Step 1: Go to college. Step 2: Get a degree. Step 3: Await dream job.
This fallacious belief is a false reality, a source of many social pathologies and lost opportunities. Just because this is what your high school counselor told you to do, does not mean it is the equation for success. Don’t Judge a Diploma When Evaluating Candidates
New grads often believe the anecdotes fed to them by past generations that their diplomas are their tickets to employment. Although it is right in some cases, now more than ever, employers are focused on skills rather than degrees. Sorry, but it’s time to burst your bubble, your diploma shouldn’t and doesn’t equate to success. More and more, employers are going to want to see proof that their candidates or employees have actually gained the particular skills needed to succeed. And although academic qualifications are still being taken into account and remain as an important consideration when assessing candidates, they no longer hinder you from getting a foot in the door.
Credentials are worthless unless they have the backbone to support them. According to a recent study by ZipRecruiter “Just 21 percent of the jobs posted on its website specifically ask that candidates have a college degree. This is about on par with the Bureau of Labor Statistics' estimation that 33 percent of U.S. jobs require a college degree.”
Statistics like these show that across the board, work experience, relevant skills, and training are preferred over a diploma. Even recent graduates have found that skills are far more valuable to their careers than their diplomas. In a Glassdoor survey, nearly three-quarters of employees said: “Employers value work experience and related skills more than education when evaluating job candidates, with 53 percent saying a graduate degree is no longer necessary to secure a high-paying job.”
There's no question that higher education still factors into career success, as 82 percent of Glassdoor respondents said, “college diplomas have helped them in the workplace. But job seekers need to realize that there's more to landing a job and advancing their careers than holding a degree.” So what skills do today's employers actually want to see their candidates and employees possess?
Team working skills
Many businesses are implementing these strategies that favor skills over diplomas and big companies like Google and Ernest & Young (EY) are paving the way. Google and EY are just two examples of companies that have realized that a diploma doesn’t necessarily equal talent. According to Glassdoor reviews, here are some insights into the top companies who forego a diploma when evaluating candidates.
Company Rating: 4.4
What Employees Say: “There a huge diversity of work ranging from defending independent journalism worldwide (Google Project Shield) to crisis response during disasters (see Maps during Hurricane Sandy or Tsunamis), to the best machine learning experts and projects in the world, to more mundane revenue-driving projects in advertising, there’s really something for everybody.” —Current Software Engineer II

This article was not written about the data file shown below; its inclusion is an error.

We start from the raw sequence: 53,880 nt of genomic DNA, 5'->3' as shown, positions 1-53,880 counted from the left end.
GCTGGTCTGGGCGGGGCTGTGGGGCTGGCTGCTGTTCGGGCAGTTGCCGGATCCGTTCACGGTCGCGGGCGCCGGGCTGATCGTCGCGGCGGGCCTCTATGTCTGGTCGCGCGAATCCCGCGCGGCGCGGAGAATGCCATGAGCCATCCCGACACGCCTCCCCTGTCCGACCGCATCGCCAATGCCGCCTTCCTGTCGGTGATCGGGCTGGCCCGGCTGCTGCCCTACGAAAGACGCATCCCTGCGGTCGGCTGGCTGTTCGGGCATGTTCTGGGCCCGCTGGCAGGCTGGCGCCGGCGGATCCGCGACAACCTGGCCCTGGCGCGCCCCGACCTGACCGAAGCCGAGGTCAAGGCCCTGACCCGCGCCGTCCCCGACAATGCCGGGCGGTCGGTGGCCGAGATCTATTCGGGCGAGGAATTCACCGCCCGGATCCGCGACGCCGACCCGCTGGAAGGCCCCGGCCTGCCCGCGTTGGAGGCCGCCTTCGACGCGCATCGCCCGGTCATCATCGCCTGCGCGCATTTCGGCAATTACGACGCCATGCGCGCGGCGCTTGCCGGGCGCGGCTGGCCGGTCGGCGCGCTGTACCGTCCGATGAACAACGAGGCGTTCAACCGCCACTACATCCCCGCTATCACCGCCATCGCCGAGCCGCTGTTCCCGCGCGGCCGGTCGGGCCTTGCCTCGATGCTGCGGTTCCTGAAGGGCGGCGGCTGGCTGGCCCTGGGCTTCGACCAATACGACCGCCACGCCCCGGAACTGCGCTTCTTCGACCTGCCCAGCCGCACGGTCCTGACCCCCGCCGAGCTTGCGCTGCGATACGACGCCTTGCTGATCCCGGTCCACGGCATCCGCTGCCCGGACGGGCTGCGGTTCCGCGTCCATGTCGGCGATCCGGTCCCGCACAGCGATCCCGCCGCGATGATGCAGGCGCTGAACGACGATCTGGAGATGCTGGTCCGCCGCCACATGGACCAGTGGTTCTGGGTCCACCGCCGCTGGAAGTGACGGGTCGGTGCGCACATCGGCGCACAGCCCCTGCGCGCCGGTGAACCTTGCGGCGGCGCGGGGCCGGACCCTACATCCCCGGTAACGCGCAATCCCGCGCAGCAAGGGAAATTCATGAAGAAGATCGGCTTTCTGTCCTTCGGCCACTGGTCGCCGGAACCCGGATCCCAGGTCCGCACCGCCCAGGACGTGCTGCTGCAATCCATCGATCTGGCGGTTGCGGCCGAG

2. Ernst and Young (EY)
Company Rating: 3.8
What Employees Say: “The people, the flexibility, and many great assignments. This is a place that really takes care of its people and is regularly reaching out to understand what would make a better experience for us.” —Current Employee
3. Costco Wholesale
Company Rating: 4.0
What Employees Say: “Very affordable high-quality health insurance benefits even for PT employees. Great for working parents who split up child care and need coverage. The key to succeeding at Costco is to work hard, have a good attitude and be nice to people. It’s hard work and fast paced, you have to be down for that to succeed.” —Current Cashier Assistant
Company Rating: 4.0
What Employees Say: “The company is AMAZING. There are limitless advancement opportunities. You work with some very cool people and the leadership cares about your development. You may get coaching but you never get battered or belittled. The pay is decent and the benefits include, 401(k) match, stock purchase options, product discounts and discounts on services across many different areas, education assistance, child care assistance, paid vacation, sick time and other time off options, health club Reimbursement or bike cost set off. You get 1.5 times for OT and it’s pretty much unlimited as long as you don’t exceed 12 hours in a day or 59 total in a week.” —Current At-Home Advisor
Whether you have your college degree or are charting your own path beyond the traditional four-year college route, it is most important to have the applicable skills and not just a diploma. Employers all over the world in companies both large and small are quickly adapting their evaluation processes to reflect this changing school of thought. So, learn new skills and apply yourself to being more than just a diploma.